never -- The "never" here is both of the Greek negatives used together. Greek has two negatives, one objective, one subjective. The use of both together is more extreme, like saying, "never" or literally, "you cannot really think." When a negative precedes the verb, it affects the whole clause. When it precedes other words, its force is limited to those words.

thirst; - "Thirsty" is another common verb which means "to thirst," "to be thirsty," and "to thirst after" a thing. Again, it is the same verb used in the fourth beatitude.

missing "up to"  -- (MW) The untranslated word means "into" a place, "towards" as a direction, "in regards to" a subject, and "up to" limits in time and measure.

missing "the"  -- (MW) The untranslated word is the Greek definite article, which usually precedes a noun and, without a noun, takes the meaning of "the one." The Greek article is much closer to our demonstrative pronouns ("this," "that," "these," "those"). See this article for more. 

missing "lifetime"  -- (MW) The untranslated word "lifetime," "life," "a space of time," "an age," an epoch," and "the present world." See this article on words translated as "world" in Jesus's words.

Indeed-- The Greek word translated as "but" denotes an exception or simple opposition. It is used to emphasize the contrast between things like we use "rather." It is the Greek word "other" like we use "otherwise." Jesus often uses this conjunction to connect a negative clause, not doing something, with a positive one, "instead do this."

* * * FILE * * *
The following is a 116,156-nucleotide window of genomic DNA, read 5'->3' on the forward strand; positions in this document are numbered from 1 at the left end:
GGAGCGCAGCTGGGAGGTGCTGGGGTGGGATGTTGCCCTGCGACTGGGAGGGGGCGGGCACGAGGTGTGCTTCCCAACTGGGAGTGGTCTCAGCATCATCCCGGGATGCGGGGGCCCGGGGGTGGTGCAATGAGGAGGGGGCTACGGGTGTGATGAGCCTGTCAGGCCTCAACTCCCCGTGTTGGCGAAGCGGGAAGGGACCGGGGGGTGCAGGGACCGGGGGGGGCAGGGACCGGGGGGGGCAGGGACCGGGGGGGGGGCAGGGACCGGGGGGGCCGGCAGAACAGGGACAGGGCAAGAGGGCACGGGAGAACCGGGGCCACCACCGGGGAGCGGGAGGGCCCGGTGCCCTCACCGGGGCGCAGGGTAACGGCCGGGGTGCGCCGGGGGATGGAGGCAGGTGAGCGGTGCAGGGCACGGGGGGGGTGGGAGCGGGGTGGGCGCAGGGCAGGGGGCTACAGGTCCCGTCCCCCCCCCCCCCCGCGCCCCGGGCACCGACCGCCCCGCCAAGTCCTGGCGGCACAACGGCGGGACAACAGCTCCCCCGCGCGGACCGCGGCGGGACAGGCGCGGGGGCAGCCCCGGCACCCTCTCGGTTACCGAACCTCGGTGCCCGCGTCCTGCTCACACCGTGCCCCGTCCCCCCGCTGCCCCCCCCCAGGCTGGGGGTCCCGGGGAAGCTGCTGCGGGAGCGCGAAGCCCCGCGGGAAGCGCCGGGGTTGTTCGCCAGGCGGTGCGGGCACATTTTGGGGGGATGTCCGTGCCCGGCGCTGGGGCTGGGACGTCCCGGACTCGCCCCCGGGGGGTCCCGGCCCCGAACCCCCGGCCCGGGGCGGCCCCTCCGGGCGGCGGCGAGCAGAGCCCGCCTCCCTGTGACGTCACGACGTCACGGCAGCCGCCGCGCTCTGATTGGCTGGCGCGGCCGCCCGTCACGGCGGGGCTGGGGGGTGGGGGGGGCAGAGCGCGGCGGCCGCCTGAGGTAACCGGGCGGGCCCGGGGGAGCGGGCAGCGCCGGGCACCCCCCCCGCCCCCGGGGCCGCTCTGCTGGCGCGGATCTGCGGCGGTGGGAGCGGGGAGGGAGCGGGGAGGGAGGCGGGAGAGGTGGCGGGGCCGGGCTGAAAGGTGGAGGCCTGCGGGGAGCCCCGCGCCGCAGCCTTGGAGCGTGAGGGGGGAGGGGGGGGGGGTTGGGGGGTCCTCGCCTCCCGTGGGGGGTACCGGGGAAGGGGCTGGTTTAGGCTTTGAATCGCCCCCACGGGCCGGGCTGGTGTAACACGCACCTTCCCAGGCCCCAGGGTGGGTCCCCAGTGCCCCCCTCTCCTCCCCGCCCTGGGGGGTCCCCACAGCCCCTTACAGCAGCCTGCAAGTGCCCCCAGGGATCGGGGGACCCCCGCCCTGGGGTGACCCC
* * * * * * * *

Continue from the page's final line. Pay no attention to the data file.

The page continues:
the -- The word translated as "the" is the Greek definite article. When not preceding a noun, takes the meaning of "the one" or, in the plural, "the ones." The Greek article is much closer to our demonstrative pronouns ("this," "that," "these," "those") than the English "the." See this article for more.

water -- "Water" is the noun that means "water," "spring water," "drinking water," "rain water," "rain," "time running out" (from the water clocks used in courts),  "liquid," the constellation Aquarius, the winter solstice, and a place with mineral waters.

that -- The word translated as "who" is a demonstrative pronoun ("this" "that"), but it often acts as a pronoun ("the one that), especially a connective pronoun ("the one that") introducing a dependent clause.

I -- This is from the first-person, singular form of the verb.

missing "will"  -- (MW) The untranslated helping verb "will" indicates that the verb is the future tense. Helping or auxiliary verbs are needed to translate the Greek verb forms into English.

give -- The verb translated as "give" means "to give," "to grant," "to hand over," "appoint," "establish," and "to describe." It is almost always translated as some form of "give."

them -- (WN) The word translated as "them" is the Greek word commonly translated as third-person pronouns in English. The word is singular, not plural.

will -- This helping verb "will " indicates that the verb is the future tense. Helping or auxiliary verbs are needed to translate the Greek verb forms into English.

become -- The word translated as "be" means "to become," that is, to enter into a new state. In Greek, especially as used by Jesus, it is the opposite of "being," which is existence in the current state. When applied to events, this word means "to happen" or "take place." For things, it can be "to be produced." When the participle takes a predicate, the sense is "coming into" something